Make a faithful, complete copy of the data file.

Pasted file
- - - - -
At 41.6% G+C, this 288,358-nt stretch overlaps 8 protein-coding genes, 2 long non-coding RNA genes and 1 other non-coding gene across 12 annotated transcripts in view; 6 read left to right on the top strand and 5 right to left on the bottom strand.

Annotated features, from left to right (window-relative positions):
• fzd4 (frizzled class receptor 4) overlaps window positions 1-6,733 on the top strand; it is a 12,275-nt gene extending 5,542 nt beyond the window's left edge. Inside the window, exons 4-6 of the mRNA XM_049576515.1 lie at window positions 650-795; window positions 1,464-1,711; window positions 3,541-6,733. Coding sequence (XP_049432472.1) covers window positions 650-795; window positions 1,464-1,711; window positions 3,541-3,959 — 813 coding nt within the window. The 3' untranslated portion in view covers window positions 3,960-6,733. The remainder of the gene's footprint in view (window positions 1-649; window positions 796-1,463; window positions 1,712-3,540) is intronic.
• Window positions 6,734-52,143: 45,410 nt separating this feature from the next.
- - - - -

At 41.6% G+C, this 288,358-nt stretch overlaps 8 protein-coding genes, 2 long non-coding RNA genes and 1 other non-coding gene across 12 annotated transcripts in view; 6 read left to right on the top strand and 5 right to left on the bottom strand.

Annotated features, from left to right (window-relative positions):
• fzd4 (frizzled class receptor 4) overlaps window positions 1-6,733 on the top strand; it is a 12,275-nt gene extending 5,542 nt beyond the window's left edge. Inside the window, exons 4-6 of the mRNA XM_049576515.1 lie at window positions 650-795; window positions 1,464-1,711; window positions 3,541-6,733. Coding sequence (XP_049432472.1) covers window positions 650-795; window positions 1,464-1,711; window positions 3,541-3,959 — 813 coding nt within the window. The 3' untranslated portion in view covers window positions 3,960-6,733. The remainder of the gene's footprint in view (window positions 1-649; window positions 796-1,463; window positions 1,712-3,540) is intronic.
• Window positions 6,734-52,143: 45,410 nt separating this feature from the next.